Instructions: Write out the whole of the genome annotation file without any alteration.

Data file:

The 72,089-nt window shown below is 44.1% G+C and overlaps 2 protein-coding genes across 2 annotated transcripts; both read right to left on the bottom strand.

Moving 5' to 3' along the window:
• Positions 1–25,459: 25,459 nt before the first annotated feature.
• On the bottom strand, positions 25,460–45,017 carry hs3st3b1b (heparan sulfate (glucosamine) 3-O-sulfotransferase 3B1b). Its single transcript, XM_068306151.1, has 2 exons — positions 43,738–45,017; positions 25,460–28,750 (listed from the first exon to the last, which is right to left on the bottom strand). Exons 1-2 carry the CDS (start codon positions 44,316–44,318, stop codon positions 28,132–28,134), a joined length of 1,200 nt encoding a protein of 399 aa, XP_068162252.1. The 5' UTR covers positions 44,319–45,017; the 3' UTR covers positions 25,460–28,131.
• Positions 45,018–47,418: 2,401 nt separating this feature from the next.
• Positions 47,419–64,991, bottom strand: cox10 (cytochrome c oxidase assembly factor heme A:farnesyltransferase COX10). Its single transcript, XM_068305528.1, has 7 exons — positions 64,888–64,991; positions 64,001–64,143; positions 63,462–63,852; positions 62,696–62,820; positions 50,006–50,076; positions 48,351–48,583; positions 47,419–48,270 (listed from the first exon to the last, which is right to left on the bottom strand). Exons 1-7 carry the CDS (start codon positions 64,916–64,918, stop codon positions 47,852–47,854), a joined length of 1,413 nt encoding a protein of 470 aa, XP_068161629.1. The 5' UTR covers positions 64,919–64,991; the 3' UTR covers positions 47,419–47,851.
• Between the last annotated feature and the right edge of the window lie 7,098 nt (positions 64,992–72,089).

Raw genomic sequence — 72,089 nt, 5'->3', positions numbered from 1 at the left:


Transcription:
The 72,089-nt window shown below is 44.1% G+C and overlaps 2 protein-coding genes across 2 annotated transcripts; both read right to left on the bottom strand.

Moving 5' to 3' along the window:
• Positions 1–25,459: 25,459 nt before the first annotated feature.
• On the bottom strand, positions 25,460–45,017 carry hs3st3b1b (heparan sulfate (glucosamine) 3-O-sulfotransferase 3B1b). Its single transcript, XM_068306151.1, has 2 exons — positions 43,738–45,017; positions 25,460–28,750 (listed from the first exon to the last, which is right to left on the bottom strand). Exons 1-2 carry the CDS (start codon positions 44,316–44,318, stop codon positions 28,132–28,134), a joined length of 1,200 nt encoding a protein of 399 aa, XP_068162252.1. The 5' UTR covers positions 44,319–45,017; the 3' UTR covers positions 25,460–28,131.
• Positions 45,018–47,418: 2,401 nt separating this feature from the next.
• Positions 47,419–64,991, bottom strand: cox10 (cytochrome c oxidase assembly factor heme A:farnesyltransferase COX10). Its single transcript, XM_068305528.1, has 7 exons — positions 64,888–64,991; positions 64,001–64,143; positions 63,462–63,852; positions 62,696–62,820; positions 50,006–50,076; positions 48,351–48,583; positions 47,419–48,270 (listed from the first exon to the last, which is right to left on the bottom strand). Exons 1-7 carry the CDS (start codon positions 64,916–64,918, stop codon positions 47,852–47,854), a joined length of 1,413 nt encoding a protein of 470 aa, XP_068161629.1. The 5' UTR covers positions 64,919–64,991; the 3' UTR covers positions 47,419–47,851.
• Between the last annotated feature and the right edge of the window lie 7,098 nt (positions 64,992–72,089).

Raw genomic sequence — 72,089 nt, 5'->3', positions numbered from 1 at the left: